Water Pollution In Ireland: Eutrophication
Eutrophication is the increase in chemical nutrients in an ecosystem which results in excessive plant growth and decay.
- Whereas nutrients are a requirement in order for aquatic plants and animals to grow, unnaturally high levels of nutrients cause excessive growth.
- When the plants die, they are decomposed by micro-organisms including bacteria which consume oxygen dissolved in the water in the process.
- A large increase in the number of decomposing bacteria leads to a sharp decline in oxygen levels. Certain fish such as salmon and trout need high levels of dissolved oxygen to survive and so a substantial number of fish kills are caused by eutrophication.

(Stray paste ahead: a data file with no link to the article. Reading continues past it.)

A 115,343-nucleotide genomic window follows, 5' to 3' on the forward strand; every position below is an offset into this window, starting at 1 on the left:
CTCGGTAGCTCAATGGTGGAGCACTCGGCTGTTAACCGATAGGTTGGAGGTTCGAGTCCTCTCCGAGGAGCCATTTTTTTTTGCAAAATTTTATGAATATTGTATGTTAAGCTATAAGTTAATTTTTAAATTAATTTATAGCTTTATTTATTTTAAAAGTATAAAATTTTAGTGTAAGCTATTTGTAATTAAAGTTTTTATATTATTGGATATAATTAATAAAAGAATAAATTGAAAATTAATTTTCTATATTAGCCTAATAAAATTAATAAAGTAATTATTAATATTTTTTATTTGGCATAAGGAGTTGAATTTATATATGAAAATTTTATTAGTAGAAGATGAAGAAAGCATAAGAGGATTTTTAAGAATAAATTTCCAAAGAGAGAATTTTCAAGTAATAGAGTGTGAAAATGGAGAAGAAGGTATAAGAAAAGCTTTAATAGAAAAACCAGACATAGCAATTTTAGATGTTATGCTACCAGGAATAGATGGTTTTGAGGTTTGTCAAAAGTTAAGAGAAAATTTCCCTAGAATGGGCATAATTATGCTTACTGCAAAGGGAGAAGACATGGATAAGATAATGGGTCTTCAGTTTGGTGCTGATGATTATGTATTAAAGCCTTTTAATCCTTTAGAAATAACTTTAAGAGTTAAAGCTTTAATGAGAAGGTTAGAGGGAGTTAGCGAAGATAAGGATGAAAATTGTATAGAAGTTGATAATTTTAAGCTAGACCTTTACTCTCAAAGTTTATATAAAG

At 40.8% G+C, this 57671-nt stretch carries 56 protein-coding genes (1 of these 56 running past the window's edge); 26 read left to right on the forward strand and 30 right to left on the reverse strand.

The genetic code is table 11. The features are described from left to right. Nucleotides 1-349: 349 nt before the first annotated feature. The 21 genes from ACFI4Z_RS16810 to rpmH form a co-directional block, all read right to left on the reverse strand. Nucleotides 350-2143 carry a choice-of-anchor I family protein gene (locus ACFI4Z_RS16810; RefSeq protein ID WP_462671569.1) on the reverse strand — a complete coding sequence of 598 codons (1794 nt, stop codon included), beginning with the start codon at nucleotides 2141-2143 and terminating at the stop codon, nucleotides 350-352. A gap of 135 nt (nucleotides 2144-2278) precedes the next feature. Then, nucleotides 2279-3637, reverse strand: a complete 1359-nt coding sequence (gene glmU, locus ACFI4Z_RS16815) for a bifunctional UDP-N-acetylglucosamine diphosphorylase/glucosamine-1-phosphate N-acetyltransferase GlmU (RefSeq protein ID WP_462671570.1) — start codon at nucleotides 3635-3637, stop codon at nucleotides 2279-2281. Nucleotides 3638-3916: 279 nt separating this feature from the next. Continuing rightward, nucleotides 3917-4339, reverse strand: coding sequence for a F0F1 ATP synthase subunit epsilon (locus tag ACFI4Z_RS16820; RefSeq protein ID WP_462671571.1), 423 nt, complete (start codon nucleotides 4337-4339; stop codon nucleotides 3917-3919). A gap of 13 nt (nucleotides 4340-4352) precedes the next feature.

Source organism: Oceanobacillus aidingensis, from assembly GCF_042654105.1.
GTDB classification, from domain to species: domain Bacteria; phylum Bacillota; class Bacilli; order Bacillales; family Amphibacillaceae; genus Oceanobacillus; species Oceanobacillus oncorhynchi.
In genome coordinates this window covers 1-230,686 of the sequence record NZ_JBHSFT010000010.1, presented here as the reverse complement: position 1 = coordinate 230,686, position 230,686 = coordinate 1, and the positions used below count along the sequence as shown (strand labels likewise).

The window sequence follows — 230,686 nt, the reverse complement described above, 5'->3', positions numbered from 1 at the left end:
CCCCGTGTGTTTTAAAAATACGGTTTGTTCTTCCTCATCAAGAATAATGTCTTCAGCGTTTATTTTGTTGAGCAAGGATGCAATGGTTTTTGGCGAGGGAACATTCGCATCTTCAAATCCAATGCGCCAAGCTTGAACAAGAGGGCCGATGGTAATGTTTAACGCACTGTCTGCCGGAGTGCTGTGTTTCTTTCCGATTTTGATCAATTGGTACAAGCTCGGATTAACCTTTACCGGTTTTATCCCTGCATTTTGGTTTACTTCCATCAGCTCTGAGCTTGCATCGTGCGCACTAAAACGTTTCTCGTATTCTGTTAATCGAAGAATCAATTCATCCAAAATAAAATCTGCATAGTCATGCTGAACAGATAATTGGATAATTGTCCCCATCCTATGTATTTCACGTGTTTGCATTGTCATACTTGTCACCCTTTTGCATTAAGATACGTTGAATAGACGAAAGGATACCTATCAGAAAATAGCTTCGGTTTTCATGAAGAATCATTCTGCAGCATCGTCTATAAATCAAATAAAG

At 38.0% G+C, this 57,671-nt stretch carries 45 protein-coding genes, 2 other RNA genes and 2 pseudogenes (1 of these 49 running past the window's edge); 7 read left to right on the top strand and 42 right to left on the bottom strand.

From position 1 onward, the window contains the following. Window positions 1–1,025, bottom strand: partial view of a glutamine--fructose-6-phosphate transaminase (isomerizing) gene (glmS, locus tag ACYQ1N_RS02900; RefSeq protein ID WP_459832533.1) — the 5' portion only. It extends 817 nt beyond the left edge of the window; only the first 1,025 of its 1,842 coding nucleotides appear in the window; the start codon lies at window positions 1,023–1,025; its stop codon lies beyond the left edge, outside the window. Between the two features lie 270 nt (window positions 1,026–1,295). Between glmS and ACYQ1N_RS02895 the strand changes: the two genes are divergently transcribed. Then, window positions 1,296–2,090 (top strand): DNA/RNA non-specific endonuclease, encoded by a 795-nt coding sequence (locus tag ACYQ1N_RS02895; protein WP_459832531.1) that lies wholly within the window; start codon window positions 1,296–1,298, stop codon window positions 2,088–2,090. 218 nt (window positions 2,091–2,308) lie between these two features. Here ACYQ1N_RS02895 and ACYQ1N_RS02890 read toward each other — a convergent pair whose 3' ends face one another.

- In most cases, the primary cause of eutrophication is phosphorus, with nitrates as the secondary cause. The impact of nitrates is increasing, particularly in coastal waters.
In Ireland many of our rivers, lakes and coastal waters are significantly affected by eutrophication.